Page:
1. There are 10 roundabouts (or, traffic circles) scattered throughout Meade Avenue. Roundabouts are great: they slow down traffic, reduce head-on and side impact collision frequency and severity, and allow for decorative landscapes on what would otherwise be a patch of grey concrete. However, the striping pattern upon entry can lead to some confusion. In the picture below, you’ll notice that the bike lane abruptly ends and forces a quick merge into the sharrow right before entering the roundabout. Generally, this maneuver can be done thoughtlessly, thanks to the relatively low volume of traffic present at any time. Nonetheless, I think more clear striping would go a long way in making Meade Avenue truly for all ages and abilities.Other cities have solved this problem by using colored (usually green) pavement and way-finding signals. In the case of the above roundabout entrance, I’d like to see the bike path curve into the traffic lane using green (or red, to follow the Dutch) paint and clearer way-finding.Here are a couple of examples from Austin and Salt Lake City(below) has done a great job of demarcating bike paths through wide intersections and sudden chokepoints.Austin, TX uses white stripes and sharrow markings to demarcate the recommended travel path for bicyclists across a wide intersection ( abrupt choke point in Salt Lake City, UT is clearly demarcated with a green lane and sharrow markings (
  2. Meade Avenue intersects with 30th Avenue, another bikeway that was recently opened. Despite both of these individual bikeways being terrific places to ride, the junction between them feels more like an afterthought. In the picture below, I’m facing west on Meade with the intent of turning left onto 30th. To do so, I need to wait at this intersection, yield to oncoming traffic (because this is an unprotected left turn), and then turn through the intersection. Again, not a deal breaker, but an element that can certainly be improved upon, especially if we’re wanting to encourage people of all ages and abilities. The typical strategy here would be to add a bike box to the right side of the intersection on 30th, so a bicyclist would position herself there when Meade Avenue is green and then continue south when 30th turns green. I think that requires too much waiting for what isn’t a terribly busy intersection. A more simple change would be to allow for a leading left turn signal which would benefit both left-turning bicyclists and vehicles. Obviously, the pedestrian crosswalk signal would defer to left turning vehicles.

These issues are not specific to the Georgia-Meade bikeway - similar bicycle connectivity issues can be found throughout San Diego (in that interactive map, a lot of the blue and green lanes are extremely uncomfortable for bicyclists, e.g. El Cajon Blvd ).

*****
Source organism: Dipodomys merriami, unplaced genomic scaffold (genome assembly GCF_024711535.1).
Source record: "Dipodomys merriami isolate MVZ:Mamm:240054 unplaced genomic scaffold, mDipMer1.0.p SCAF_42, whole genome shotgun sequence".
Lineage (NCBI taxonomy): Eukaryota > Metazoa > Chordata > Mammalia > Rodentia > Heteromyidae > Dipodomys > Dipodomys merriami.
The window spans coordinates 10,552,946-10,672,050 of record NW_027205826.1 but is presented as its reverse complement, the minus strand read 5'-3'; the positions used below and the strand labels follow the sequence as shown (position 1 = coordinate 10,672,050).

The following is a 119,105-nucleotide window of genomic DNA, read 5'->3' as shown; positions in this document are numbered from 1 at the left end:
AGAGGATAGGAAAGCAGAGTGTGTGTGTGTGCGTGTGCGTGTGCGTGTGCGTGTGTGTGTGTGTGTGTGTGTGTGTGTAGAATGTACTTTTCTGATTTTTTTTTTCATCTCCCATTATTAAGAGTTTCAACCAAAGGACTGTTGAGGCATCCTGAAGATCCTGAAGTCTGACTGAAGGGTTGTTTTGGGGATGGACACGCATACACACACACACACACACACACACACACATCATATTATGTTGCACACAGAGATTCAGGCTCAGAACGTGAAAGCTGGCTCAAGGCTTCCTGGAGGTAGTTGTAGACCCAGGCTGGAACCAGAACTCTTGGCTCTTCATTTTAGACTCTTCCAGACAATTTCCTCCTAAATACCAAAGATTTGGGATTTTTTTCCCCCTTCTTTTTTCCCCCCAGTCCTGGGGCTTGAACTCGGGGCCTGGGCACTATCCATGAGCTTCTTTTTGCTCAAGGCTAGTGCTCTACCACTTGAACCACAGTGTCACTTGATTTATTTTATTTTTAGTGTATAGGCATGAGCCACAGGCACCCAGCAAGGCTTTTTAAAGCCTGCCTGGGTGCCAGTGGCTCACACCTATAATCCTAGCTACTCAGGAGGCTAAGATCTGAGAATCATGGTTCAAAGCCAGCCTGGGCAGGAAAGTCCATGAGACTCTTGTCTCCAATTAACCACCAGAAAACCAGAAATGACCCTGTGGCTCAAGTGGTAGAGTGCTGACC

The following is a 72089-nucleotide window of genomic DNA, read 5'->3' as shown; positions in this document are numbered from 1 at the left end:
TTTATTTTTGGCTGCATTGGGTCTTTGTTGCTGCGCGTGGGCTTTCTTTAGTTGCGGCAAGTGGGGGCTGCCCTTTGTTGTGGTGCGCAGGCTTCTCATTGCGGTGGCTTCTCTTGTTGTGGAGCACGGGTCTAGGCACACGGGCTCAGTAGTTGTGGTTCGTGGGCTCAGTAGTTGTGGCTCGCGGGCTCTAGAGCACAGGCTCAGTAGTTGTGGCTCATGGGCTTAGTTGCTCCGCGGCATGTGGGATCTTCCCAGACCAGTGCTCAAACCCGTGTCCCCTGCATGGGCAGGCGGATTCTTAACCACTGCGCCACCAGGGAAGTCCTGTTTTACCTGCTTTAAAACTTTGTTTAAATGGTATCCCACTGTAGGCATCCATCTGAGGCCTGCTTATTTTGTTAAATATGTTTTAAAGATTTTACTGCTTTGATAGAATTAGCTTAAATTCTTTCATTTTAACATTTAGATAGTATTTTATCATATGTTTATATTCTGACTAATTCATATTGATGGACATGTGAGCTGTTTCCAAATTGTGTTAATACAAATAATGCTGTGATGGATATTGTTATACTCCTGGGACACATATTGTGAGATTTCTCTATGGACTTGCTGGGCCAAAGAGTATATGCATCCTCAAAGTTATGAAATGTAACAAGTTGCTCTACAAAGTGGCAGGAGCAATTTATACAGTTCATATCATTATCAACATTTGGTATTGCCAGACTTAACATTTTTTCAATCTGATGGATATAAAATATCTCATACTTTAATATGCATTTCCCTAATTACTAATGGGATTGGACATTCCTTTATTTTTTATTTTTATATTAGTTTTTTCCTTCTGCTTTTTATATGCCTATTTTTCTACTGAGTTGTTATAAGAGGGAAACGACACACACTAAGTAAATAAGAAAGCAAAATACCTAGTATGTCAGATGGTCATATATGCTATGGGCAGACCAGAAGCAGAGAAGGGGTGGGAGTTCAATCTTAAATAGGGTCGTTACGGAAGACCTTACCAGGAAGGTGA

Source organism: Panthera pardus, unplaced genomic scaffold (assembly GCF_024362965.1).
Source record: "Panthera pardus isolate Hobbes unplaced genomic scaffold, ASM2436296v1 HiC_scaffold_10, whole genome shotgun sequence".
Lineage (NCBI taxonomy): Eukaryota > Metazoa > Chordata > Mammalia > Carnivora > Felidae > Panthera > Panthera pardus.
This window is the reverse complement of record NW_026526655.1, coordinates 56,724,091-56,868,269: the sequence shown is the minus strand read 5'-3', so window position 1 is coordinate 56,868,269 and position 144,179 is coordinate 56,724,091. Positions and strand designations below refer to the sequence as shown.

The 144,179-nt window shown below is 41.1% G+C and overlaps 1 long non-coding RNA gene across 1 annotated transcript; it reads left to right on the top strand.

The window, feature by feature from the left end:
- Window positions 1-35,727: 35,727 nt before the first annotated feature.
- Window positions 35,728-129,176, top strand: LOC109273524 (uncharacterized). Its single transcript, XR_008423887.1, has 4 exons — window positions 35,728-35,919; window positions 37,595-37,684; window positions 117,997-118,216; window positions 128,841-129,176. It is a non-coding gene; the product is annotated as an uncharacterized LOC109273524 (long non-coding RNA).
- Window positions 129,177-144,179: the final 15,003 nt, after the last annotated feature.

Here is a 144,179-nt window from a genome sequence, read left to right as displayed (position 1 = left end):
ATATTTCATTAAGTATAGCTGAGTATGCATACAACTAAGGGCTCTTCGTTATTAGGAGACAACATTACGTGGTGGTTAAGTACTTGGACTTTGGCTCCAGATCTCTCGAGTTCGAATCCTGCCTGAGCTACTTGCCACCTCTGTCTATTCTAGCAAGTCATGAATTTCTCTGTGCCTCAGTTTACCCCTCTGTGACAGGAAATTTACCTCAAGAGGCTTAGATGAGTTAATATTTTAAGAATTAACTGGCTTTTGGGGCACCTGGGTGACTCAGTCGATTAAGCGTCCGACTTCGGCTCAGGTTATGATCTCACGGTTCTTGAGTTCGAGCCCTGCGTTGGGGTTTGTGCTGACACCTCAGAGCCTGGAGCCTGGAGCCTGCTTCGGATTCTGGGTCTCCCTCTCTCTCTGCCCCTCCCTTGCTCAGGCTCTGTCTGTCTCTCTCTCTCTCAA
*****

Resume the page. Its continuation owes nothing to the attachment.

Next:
Indeed, many of the existing bikeways may be great for commuting but fall short when trip chaining ( journeys that consist of numerous shorter trips) is required. As a remnant of mid-century modern urban planning, many bicycle corridors are focused on commuters, that is, getting riders from point A to point B, while not providing the necessary connectivity to comfortably access everything in between.

Next steps

San Diego’s bicycling network and culture are in its early stages: in 2018 the city was awarded Bronze status by The League of American Bicyclists, with one of the recommendations to achieve Silver status being:

Continue to expand the bike network and increase connectivity through the use of different types of bicycle facilities appropriate for the speed and volume of motor vehicle traffic on each road

It is encouraging that our current mayor, city council, and regional government (SANDAG) continue to push for more robust bicycle and pedestrian infrastructure. In the 2021 Regional Plan, there are dozens of projects dedicated to Active Transportation, one of the main categories of focus (Appendix A: Transportation Projects, Programs, and Phasing, Page 6), with $292 million allocated to regional bikeway projects. San Diego City is allocating $28.1 million towards their Vision Zero initiative, including $11.9 million for bicycle facilities (Adopted Budget Fiscal Year 2022, Volume 1: City Budget Overview, Page 19).

In fact, the city recently announced that Park Boulevard would receive protected bike lanes between Adams Avenue and University Avenue. This is a great extension of the existing east-west bikeways (including Georgia-Meade) that cut through Mid-City, allowing easy access to the many businesses and residences that line Park Blvd.

The next step is ensuring that the Park Blvd. improvements are expanded into and through Balboa Park. This would provide a safe path from Mid-City via Uptown into Downtown on a route where we are already seeing a large volume of bicycle activity (Strava heatmap and Ride With GPS heatmap). We would like to see this corridor upgraded to a Class IV bikeway. This would go a long way in encouraging an increase in bicycle trips between two significant commercial and residential cores, including numerous educational and cultural institutions along the corridor. If you would like to help push this forward, please visit the campaign page on and write to the city!